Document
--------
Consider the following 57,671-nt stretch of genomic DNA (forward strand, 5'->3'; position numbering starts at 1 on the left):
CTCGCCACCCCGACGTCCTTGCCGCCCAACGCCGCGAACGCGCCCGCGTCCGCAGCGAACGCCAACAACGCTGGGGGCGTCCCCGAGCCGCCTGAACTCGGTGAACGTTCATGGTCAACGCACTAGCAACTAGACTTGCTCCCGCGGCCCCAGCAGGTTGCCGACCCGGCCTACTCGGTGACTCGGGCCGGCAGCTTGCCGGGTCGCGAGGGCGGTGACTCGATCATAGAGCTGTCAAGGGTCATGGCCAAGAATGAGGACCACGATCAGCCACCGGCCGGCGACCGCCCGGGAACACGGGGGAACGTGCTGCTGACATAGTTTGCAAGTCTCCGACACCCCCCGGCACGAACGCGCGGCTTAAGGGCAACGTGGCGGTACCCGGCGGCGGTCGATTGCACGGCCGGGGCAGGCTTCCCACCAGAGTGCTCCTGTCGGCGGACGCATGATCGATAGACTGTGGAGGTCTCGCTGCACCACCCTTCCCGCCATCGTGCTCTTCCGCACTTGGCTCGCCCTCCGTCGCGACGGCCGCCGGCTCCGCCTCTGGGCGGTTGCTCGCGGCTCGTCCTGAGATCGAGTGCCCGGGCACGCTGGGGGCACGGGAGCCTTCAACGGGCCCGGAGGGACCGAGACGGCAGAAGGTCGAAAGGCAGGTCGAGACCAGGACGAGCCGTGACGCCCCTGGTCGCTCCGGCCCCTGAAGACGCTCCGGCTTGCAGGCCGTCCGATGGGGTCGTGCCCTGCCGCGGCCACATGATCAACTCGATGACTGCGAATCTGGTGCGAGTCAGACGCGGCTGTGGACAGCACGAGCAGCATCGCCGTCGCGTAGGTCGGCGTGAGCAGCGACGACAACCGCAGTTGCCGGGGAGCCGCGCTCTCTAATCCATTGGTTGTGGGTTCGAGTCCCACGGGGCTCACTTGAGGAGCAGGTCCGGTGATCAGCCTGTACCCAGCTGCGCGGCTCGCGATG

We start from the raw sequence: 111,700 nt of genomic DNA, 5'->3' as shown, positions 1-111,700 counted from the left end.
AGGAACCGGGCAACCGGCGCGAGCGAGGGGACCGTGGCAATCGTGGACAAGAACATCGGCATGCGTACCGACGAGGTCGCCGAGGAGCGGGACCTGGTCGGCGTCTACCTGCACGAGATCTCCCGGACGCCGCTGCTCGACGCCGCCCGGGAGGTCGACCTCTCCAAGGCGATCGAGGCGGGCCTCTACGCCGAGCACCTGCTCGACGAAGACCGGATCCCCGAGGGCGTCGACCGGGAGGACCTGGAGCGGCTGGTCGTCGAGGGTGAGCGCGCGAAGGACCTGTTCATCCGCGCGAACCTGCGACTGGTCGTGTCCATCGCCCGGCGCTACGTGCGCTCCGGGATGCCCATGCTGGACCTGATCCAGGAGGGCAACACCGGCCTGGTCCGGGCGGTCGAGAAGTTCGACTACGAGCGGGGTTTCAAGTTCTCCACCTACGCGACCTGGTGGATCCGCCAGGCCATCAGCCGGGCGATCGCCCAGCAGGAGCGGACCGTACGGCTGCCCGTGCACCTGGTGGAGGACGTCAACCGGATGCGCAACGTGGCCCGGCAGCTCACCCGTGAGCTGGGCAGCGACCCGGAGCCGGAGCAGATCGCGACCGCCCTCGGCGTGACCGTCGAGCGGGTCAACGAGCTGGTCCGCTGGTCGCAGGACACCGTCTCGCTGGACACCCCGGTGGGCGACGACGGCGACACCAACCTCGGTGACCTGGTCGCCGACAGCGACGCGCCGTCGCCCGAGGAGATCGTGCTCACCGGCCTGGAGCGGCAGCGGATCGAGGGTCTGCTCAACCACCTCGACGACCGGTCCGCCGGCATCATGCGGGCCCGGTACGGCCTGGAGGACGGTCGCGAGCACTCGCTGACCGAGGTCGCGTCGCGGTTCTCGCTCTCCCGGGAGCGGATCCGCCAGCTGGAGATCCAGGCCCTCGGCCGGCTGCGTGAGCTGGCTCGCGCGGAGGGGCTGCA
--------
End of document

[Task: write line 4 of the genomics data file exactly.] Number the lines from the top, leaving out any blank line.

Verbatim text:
AGGAACCGGGCAACCGGCGCGAGCGAGGGGACCGTGGCAATCGTGGACAAGAACATCGGCATGCGTACCGACGAGGTCGCCGAGGAGCGGGACCTGGTCGGCGTCTACCTGCACGAGATCTCCCGGACGCCGCTGCTCGACGCCGCCCGGGAGGTCGACCTCTCCAAGGCGATCGAGGCGGGCCTCTACGCCGAGCACCTGCTCGACGAAGACCGGATCCCCGAGGGCGTCGACCGGGAGGACCTGGAGCGGCTGGTCGTCGAGGGTGAGCGCGCGAAGGACCTGTTCATCCGCGCGAACCTGCGACTGGTCGTGTCCATCGCCCGGCGCTACGTGCGCTCCGGGATGCCCATGCTGGACCTGATCCAGGAGGGCAACACCGGCCTGGTCCGGGCGGTCGAGAAGTTCGACTACGAGCGGGGTTTCAAGTTCTCCACCTACGCGACCTGGTGGATCCGCCAGGCCATCAGCCGGGCGATCGCCCAGCAGGAGCGGACCGTACGGCTGCCCGTGCACCTGGTGGAGGACGTCAACCGGATGCGCAACGTGGCCCGGCAGCTCACCCGTGAGCTGGGCAGCGACCCGGAGCCGGAGCAGATCGCGACCGCCCTCGGCGTGACCGTCGAGCGGGTCAACGAGCTGGTCCGCTGGTCGCAGGACACCGTCTCGCTGGACACCCCGGTGGGCGACGACGGCGACACCAACCTCGGTGACCTGGTCGCCGACAGCGACGCGCCGTCGCCCGAGGAGATCGTGCTCACCGGCCTGGAGCGGCAGCGGATCGAGGGTCTGCTCAACCACCTCGACGACCGGTCCGCCGGCATCATGCGGGCCCGGTACGGCCTGGAGGACGGTCGCGAGCACTCGCTGACCGAGGTCGCGTCGCGGTTCTCGCTCTCCCGGGAGCGGATCCGCCAGCTGGAGATCCAGGCCCTCGGCCGGCTGCGTGAGCTGGCTCGCGCGGAGGGGCTGCA